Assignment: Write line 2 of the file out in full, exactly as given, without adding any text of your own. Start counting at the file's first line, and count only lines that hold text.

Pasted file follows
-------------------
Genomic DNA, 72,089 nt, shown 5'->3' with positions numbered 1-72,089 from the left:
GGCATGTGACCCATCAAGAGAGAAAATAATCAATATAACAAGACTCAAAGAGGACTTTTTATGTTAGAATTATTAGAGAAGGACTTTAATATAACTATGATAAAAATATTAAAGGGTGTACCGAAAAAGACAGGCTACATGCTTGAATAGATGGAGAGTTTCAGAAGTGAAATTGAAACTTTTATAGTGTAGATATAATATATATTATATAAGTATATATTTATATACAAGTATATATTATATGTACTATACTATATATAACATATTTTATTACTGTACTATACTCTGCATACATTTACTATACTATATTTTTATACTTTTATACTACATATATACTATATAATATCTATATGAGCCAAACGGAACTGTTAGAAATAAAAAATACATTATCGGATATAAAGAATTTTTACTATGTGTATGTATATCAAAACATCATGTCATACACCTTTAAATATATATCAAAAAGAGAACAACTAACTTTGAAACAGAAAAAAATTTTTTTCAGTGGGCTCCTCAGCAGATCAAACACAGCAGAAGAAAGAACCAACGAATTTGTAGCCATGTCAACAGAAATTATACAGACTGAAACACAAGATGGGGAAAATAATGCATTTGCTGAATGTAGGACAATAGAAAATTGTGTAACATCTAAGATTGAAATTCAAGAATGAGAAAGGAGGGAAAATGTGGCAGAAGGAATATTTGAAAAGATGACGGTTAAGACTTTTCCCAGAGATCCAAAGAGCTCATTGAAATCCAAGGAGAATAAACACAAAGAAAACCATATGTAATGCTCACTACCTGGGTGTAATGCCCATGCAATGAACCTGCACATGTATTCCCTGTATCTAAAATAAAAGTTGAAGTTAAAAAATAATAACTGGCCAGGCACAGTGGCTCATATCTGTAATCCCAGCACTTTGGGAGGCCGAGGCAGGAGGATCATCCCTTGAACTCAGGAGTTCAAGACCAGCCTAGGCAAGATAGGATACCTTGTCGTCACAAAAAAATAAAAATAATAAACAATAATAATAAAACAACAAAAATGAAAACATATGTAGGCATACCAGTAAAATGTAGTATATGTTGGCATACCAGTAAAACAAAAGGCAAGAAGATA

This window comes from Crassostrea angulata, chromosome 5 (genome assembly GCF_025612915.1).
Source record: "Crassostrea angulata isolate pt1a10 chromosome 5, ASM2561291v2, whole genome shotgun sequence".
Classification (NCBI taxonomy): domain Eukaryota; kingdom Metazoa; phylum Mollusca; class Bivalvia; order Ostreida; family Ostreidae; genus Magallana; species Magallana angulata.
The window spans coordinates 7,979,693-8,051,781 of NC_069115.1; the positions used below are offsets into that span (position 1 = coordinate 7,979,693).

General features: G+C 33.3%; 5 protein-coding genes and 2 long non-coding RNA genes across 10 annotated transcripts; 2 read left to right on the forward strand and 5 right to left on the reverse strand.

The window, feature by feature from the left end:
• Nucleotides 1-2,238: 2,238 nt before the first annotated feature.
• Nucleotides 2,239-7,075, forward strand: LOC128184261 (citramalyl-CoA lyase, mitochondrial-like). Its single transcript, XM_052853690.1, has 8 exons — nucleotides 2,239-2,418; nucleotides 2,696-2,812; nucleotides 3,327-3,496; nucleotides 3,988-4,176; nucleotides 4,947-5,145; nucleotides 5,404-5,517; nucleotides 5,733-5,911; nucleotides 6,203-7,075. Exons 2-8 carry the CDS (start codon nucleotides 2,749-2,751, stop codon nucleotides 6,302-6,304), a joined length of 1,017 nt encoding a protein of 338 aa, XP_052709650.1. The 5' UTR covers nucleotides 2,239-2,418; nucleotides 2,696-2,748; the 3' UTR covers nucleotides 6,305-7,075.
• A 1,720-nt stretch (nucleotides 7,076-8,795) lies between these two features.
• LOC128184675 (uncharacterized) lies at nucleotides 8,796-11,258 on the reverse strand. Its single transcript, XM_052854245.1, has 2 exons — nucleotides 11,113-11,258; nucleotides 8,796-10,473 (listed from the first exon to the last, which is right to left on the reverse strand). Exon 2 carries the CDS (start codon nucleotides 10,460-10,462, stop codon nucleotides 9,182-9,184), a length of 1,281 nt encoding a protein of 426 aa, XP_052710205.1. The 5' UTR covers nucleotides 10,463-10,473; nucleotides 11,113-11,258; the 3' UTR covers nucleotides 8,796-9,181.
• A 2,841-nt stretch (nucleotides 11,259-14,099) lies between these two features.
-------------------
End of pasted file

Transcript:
GGCATGTGACCCATCAAGAGAGAAAATAATCAATATAACAAGACTCAAAGAGGACTTTTTATGTTAGAATTATTAGAGAAGGACTTTAATATAACTATGATAAAAATATTAAAGGGTGTACCGAAAAAGACAGGCTACATGCTTGAATAGATGGAGAGTTTCAGAAGTGAAATTGAAACTTTTATAGTGTAGATATAATATATATTATATAAGTATATATTTATATACAAGTATATATTATATGTACTATACTATATATAACATATTTTATTACTGTACTATACTCTGCATACATTTACTATACTATATTTTTATACTTTTATACTACATATATACTATATAATATCTATATGAGCCAAACGGAACTGTTAGAAATAAAAAATACATTATCGGATATAAAGAATTTTTACTATGTGTATGTATATCAAAACATCATGTCATACACCTTTAAATATATATCAAAAAGAGAACAACTAACTTTGAAACAGAAAAAAATTTTTTTCAGTGGGCTCCTCAGCAGATCAAACACAGCAGAAGAAAGAACCAACGAATTTGTAGCCATGTCAACAGAAATTATACAGACTGAAACACAAGATGGGGAAAATAATGCATTTGCTGAATGTAGGACAATAGAAAATTGTGTAACATCTAAGATTGAAATTCAAGAATGAGAAAGGAGGGAAAATGTGGCAGAAGGAATATTTGAAAAGATGACGGTTAAGACTTTTCCCAGAGATCCAAAGAGCTCATTGAAATCCAAGGAGAATAAACACAAAGAAAACCATATGTAATGCTCACTACCTGGGTGTAATGCCCATGCAATGAACCTGCACATGTATTCCCTGTATCTAAAATAAAAGTTGAAGTTAAAAAATAATAACTGGCCAGGCACAGTGGCTCATATCTGTAATCCCAGCACTTTGGGAGGCCGAGGCAGGAGGATCATCCCTTGAACTCAGGAGTTCAAGACCAGCCTAGGCAAGATAGGATACCTTGTCGTCACAAAAAAATAAAAATAATAAACAATAATAATAAAACAACAAAAATGAAAACATATGTAGGCATACCAGTAAAATGTAGTATATGTTGGCATACCAGTAAAACAAAAGGCAAGAAGATA